Page:Audubon and His Journals.djvu/108

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and his pleasant smile was so cordial that all the villagers and work-people far and near, knew and liked him. He painted a little after his return from the Yellowstone River, but as he looked at his son John's animals, he said: 'Ah, Johnny, no need for the old man to paint any more when you can do work like that.' He was most affectionate in his disposition, very fond of his grandchildren, and it was a pleasant sight to see him sit with one on his knee, and others about him, singing French songs in his lively way. It was sweet too, to see him with his wife; he was always her lover, and invariably used the pronouns 'thee' and 'thou' in his speech to her. Often have I heard him say, 'Well, sweetheart! always busy; come sit thee down a few minutes and rest.'"

My mother has told me that when the picture of the Cougars came from Texas, where my father had painted it, my grandfather's delight knew no bounds. He was beside himself with joy that "his boy Johnny" could paint a picture he considered so fine; he looked at it from every point, and could not keep quiet, but walked up and down filled with delight.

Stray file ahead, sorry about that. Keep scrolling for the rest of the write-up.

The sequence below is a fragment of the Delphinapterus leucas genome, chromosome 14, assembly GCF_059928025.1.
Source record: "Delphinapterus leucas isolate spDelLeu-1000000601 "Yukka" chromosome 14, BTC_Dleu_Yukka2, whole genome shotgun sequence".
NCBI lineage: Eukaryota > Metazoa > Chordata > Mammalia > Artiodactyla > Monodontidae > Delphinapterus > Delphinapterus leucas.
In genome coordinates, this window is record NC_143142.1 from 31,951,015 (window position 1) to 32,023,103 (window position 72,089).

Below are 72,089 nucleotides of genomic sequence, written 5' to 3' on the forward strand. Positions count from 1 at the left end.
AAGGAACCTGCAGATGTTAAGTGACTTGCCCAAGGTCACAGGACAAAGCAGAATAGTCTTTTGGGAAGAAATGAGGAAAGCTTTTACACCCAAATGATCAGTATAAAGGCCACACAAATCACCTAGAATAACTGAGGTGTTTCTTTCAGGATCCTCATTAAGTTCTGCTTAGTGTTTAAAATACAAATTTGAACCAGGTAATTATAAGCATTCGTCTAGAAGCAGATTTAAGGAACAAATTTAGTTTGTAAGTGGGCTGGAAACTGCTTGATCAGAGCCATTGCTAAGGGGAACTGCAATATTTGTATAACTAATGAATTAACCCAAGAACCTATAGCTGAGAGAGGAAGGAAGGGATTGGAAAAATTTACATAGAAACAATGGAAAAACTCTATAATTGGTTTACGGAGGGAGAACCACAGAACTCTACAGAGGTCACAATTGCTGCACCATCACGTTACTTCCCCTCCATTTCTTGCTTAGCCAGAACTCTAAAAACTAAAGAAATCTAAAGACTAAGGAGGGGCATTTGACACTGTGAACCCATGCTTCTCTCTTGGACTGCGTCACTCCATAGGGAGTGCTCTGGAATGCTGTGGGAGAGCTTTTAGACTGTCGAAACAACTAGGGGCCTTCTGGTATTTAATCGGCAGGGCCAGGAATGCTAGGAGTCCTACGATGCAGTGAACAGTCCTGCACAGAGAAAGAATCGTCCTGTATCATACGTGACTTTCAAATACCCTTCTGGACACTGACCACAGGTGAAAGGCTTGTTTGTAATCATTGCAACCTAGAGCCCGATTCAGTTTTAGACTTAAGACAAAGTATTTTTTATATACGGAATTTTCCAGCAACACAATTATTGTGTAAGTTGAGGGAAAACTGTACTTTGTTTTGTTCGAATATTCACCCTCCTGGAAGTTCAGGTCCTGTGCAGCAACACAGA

Of these years much might be said, but much has already been written of them, so I will not repeat.[1] Many characteristics Audubon kept to the last; his enthusiasm, freshness, and keenness of enjoyment and pain were never blunted. His ease and grace of speech and movement were as noticeable in the aged man as they had been in the happy youth of Mill Grove. His courteous manners to all, high and low, were always the same; his chivalry, generosity, and honor were never dimmed, and his great personal beauty never failed to attract attention; always he was handsome. His stepmother writes from Nantes to her husband in Virginia: "He is the handsomest boy in Nantes, but perhaps not the most studious." At Mill

  1. Reminiscences of Audubon, Scribner's Monthly, July, 1876, p. 333; Turf, Field, and Farm, Nov. 18, 1881.